I set out three stones, one for the “victim,” one for the “abuser” and one for the “rescuer” (those who work with abuse will recognize this triangle: the roles we get pulled into when we do therapy for abuse). I had, in front of me, the dilemma. The client saw herself as the victim. I saw her as the abuser, and in turn, wanted to rescue her sister and punish her– in other words, I became the abuser. There seemed no alternative to these roles, and simply to empathize with her felt like joining her against the victim.

Then I found myself reaching for a new stone, to represent the sister. It occurred to me that she was no longer in actual emotional danger from this woman. She had cut off contact. She had protected herself. I placed her far away from the triangle, and with my wand, circled her three times to reinforce my awareness that she was safe. I placed her near the goddess.

And now, I found myself outside of the triangle, looking at it. I no longer felt confined to the roles it presented. It dawned on me that I can be angry with my client, yet not act; not until I’m ready, not until I have something to offer besides anger.

I placed a sprig of heather, for peace, in the middle of the stones. I circled each with the wand three times, on the third time letting the wand drift outside the circle, to free them from their roles. Then I was ready to open the circle.

I do feel the change in myself, since doing this spell. I still struggle with difficult feelings, but I’m better able to help myself and my client reflect on what we’re doing, instead of just mindlessly acting out. The representation of the situation allowed me to work with it symbolically, but in a way that reached me deeply– that effected change. This is what I mean by magick.


Theology Matters

Theology Matters

I am, as you know, an atheist.  I’m also a believer in the importance of theology.

Hard line atheists sometimes parody religious disagreements as arguments about “who has the better imaginary friend”.  This trivializes what is in fact a profound factor in structuring the psyche, because what we can imagine gives us the model for how we engage ourselves and others.  If you believe in a god/ess, you will live according to the type of imaginary friend you carry in your heart   I offer the insights of object relations theory as one way of articulating why this is so.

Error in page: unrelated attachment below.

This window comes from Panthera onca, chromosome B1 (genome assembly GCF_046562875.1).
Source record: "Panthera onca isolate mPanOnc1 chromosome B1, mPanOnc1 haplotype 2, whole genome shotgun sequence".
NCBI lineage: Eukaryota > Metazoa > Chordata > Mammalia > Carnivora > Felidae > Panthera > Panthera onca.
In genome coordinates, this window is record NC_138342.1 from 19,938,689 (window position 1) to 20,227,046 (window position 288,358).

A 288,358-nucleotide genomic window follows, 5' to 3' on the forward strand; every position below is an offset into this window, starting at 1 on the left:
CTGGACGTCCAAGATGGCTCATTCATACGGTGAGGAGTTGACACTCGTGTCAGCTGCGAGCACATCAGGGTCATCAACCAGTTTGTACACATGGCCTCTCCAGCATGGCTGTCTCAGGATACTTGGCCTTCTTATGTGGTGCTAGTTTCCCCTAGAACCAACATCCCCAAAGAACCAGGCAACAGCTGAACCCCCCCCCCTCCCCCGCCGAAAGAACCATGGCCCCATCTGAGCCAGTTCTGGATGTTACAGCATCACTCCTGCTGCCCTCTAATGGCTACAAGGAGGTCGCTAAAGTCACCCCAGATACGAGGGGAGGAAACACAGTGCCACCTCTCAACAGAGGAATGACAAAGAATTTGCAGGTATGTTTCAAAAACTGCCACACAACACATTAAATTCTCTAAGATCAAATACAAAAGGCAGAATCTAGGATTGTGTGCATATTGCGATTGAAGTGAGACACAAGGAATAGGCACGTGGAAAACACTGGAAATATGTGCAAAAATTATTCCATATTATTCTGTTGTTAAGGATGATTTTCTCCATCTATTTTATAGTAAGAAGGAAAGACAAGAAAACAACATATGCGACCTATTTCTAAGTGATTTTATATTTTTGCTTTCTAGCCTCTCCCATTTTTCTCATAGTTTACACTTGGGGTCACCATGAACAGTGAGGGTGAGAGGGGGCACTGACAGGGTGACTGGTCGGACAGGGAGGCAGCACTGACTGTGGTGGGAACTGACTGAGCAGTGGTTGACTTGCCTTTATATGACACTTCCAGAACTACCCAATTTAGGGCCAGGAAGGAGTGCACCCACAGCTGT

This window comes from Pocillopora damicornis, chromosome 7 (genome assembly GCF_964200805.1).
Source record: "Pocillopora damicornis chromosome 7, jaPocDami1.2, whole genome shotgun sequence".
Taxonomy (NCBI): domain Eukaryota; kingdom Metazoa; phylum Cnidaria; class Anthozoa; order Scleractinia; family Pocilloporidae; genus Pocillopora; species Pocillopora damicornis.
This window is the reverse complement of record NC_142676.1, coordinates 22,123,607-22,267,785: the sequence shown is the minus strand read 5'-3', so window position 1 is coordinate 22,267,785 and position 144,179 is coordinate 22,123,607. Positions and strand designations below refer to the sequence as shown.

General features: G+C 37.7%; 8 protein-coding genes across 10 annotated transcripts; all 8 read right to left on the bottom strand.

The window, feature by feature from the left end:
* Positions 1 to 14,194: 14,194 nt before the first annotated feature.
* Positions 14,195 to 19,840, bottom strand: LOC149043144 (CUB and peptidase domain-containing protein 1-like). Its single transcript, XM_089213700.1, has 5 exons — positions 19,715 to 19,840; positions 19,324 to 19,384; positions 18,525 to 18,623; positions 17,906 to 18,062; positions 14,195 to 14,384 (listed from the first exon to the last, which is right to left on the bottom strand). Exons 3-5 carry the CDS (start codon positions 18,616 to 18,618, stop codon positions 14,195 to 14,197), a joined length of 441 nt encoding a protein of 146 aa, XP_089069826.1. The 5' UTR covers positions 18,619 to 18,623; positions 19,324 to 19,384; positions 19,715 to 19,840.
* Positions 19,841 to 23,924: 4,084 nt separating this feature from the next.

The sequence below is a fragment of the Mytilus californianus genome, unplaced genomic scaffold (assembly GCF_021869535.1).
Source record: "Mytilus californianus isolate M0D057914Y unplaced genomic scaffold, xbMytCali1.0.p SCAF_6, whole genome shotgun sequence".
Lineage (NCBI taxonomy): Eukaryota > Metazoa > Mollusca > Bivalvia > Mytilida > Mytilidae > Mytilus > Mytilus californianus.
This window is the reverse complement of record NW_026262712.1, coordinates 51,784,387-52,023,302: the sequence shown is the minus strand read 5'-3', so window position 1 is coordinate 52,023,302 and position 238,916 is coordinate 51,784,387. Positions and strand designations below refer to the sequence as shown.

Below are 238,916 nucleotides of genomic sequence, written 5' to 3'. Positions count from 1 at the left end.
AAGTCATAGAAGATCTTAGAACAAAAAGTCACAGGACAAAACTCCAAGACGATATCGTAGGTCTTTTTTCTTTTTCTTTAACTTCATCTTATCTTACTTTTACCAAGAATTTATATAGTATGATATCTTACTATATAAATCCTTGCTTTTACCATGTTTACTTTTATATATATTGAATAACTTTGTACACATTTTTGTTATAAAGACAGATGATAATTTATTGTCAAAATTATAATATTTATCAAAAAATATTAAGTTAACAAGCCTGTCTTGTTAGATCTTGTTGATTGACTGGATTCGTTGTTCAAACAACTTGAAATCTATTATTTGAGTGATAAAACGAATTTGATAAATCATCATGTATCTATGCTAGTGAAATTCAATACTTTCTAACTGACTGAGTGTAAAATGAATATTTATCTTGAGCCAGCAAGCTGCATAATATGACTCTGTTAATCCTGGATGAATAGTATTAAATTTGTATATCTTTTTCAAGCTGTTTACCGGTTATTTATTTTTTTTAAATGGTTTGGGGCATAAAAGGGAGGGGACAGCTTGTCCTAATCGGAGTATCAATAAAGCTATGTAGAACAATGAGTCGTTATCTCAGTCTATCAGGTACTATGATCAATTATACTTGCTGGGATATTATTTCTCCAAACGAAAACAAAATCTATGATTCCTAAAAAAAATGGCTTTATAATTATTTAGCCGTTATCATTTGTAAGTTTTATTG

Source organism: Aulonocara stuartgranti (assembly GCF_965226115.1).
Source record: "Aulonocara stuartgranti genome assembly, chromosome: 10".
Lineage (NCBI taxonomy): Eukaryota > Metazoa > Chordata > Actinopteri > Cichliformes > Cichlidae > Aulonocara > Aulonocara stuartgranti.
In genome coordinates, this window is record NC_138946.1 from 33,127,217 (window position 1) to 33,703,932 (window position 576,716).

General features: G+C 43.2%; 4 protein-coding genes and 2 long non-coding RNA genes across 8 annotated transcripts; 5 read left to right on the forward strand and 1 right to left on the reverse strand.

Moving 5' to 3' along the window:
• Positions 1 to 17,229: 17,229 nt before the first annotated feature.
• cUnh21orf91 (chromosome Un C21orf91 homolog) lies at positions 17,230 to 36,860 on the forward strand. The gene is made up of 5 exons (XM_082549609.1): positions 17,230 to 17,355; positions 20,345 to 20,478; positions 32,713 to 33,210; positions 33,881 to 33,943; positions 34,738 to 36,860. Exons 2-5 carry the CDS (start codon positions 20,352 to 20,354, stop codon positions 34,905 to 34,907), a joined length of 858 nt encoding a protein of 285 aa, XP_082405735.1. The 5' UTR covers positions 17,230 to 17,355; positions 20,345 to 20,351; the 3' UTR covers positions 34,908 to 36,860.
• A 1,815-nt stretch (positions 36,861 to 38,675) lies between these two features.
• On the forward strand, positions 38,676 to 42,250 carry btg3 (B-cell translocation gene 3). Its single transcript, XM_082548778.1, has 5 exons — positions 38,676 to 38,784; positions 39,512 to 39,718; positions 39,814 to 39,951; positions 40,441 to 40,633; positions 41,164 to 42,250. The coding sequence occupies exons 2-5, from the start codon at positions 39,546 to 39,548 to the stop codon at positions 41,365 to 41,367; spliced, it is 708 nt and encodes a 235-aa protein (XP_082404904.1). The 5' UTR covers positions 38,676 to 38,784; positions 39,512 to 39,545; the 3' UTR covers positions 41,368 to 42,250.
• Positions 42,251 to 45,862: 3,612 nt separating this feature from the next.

The object relations school of psychotherapy evolved out of psychoanalysis.  But whereas Freud believed the primary human motivation was the pleasure principle—we seek to “reduce tension,” by, say, eating, having sex, etc—object relations analyst Douglas Fairbairn argued that even more fundamental is the drive to relate.  (The “object” in object relations comes from the grammatical term.  In the sentences “I love you,” or “I hate you,” “you” is the object—the “other” we relate to).

Fairbairn noticed that children who were abused by their parents didn’t seek to escape them, as you would expect if we are mostly about maximizing our pleasure and minimizing our pain.  Instead, they seemed more tightly bound to the abusive parent.  He theorized that since children are hard-wired to attach to a caregiver, like baby geese who are imprinted by the first moving object they see, a caregiver who is dangerous creates an unresolvable problem, and the child works even harder to maintain the attachment.

Object relations theory pictures us internalizing templates for how relationship works, based on our early experience.  If we are abused, the template is abuser-victim, or abuser-victim-rescuer.  If we are loved and empowered, the template is good parent- good me.  Our later experiences can modify these templates, so we are not doomed to live out a toxic script.